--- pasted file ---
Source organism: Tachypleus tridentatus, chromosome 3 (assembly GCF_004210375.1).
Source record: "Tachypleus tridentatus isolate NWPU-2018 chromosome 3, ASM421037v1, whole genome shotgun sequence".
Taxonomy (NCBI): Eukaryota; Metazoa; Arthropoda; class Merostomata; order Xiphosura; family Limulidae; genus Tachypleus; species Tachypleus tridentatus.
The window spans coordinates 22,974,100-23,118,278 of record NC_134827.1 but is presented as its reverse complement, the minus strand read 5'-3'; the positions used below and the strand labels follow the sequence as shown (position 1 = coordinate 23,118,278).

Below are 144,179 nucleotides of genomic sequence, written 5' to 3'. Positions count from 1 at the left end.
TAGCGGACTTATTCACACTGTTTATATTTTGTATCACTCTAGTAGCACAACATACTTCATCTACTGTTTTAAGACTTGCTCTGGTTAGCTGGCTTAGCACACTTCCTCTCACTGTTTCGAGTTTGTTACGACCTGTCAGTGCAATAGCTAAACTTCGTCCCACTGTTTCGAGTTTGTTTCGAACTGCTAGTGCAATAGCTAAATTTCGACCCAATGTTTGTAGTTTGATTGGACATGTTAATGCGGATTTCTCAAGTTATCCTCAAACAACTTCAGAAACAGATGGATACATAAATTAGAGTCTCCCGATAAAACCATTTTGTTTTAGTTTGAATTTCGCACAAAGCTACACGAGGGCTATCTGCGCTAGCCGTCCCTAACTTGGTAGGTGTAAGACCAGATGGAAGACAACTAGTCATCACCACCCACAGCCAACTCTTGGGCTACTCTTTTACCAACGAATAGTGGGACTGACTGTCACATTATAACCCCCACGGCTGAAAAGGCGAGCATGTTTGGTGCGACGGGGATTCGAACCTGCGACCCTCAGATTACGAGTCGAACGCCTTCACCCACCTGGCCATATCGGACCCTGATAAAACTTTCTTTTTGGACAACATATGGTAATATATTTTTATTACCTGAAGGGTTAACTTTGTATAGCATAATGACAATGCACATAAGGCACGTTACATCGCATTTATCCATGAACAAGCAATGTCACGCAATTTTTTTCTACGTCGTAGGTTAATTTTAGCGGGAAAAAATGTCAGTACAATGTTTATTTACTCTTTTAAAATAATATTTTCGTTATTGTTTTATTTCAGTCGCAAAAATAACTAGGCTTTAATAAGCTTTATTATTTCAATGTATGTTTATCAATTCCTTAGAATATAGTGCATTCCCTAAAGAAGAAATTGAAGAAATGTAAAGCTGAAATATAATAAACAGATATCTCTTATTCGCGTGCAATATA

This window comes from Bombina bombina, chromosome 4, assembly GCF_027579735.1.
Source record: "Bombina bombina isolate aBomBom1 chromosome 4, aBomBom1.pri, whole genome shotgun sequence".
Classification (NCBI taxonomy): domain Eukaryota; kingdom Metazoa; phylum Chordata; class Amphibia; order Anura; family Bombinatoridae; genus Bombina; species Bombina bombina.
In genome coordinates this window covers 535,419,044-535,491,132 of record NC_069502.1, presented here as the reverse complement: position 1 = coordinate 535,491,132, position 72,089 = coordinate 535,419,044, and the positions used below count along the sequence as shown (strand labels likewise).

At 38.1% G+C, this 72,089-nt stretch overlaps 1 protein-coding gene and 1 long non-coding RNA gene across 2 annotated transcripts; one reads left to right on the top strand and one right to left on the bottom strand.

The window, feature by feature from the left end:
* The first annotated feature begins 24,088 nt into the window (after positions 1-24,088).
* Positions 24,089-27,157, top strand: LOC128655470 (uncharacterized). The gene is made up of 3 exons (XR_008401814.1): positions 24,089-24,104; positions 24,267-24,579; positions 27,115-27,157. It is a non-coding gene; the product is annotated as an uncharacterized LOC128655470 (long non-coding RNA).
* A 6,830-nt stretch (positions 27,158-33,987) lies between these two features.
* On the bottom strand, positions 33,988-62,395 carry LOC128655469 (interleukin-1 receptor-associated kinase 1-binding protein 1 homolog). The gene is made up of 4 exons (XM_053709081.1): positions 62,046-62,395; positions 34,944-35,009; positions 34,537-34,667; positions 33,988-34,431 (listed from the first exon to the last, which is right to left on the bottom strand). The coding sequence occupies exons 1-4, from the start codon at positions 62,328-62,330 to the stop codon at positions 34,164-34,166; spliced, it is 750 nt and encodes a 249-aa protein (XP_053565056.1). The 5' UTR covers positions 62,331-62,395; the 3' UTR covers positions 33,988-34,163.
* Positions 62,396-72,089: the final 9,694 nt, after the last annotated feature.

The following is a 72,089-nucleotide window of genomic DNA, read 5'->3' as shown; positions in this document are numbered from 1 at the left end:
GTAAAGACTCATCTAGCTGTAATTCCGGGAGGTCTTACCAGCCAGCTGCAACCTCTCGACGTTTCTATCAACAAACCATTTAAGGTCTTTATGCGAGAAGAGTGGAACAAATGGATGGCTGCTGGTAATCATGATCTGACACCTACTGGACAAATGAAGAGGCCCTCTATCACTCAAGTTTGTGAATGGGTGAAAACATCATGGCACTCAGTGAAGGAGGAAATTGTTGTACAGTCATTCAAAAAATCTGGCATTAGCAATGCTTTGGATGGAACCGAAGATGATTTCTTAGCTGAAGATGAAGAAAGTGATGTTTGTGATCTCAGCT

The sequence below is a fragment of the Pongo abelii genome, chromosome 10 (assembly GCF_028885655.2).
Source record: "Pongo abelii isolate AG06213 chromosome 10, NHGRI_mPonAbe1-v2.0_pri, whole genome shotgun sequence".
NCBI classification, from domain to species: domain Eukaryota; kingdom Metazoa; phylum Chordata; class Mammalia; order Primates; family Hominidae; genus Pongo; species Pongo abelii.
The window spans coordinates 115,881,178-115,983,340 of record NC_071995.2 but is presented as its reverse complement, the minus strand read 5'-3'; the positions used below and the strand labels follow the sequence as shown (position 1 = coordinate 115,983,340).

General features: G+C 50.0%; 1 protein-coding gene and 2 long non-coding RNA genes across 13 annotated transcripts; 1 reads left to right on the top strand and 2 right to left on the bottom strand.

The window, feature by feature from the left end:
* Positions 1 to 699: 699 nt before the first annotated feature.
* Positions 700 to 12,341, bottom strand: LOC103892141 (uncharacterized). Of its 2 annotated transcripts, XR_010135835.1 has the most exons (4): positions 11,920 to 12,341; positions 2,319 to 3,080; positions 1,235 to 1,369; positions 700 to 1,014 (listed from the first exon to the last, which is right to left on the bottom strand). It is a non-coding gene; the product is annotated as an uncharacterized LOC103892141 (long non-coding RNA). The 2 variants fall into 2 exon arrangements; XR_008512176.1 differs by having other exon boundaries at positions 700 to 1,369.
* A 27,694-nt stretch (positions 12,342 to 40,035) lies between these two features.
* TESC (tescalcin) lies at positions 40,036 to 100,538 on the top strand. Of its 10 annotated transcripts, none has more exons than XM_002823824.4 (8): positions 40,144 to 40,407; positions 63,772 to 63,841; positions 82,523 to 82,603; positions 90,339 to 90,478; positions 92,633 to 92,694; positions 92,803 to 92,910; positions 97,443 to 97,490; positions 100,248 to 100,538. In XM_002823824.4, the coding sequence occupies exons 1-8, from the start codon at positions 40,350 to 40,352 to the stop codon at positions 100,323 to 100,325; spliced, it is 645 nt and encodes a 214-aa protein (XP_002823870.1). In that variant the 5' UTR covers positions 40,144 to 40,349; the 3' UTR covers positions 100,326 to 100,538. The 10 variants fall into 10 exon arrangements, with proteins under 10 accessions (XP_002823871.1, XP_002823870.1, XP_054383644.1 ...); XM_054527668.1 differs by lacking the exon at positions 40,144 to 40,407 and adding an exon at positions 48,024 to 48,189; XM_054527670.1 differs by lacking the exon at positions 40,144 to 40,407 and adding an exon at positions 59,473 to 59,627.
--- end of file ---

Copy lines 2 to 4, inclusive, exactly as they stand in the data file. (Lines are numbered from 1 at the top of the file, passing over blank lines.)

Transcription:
Source record: "Tachypleus tridentatus isolate NWPU-2018 chromosome 3, ASM421037v1, whole genome shotgun sequence".
Taxonomy (NCBI): Eukaryota; Metazoa; Arthropoda; class Merostomata; order Xiphosura; family Limulidae; genus Tachypleus; species Tachypleus tridentatus.
The window spans coordinates 22,974,100-23,118,278 of record NC_134827.1 but is presented as its reverse complement, the minus strand read 5'-3'; the positions used below and the strand labels follow the sequence as shown (position 1 = coordinate 23,118,278).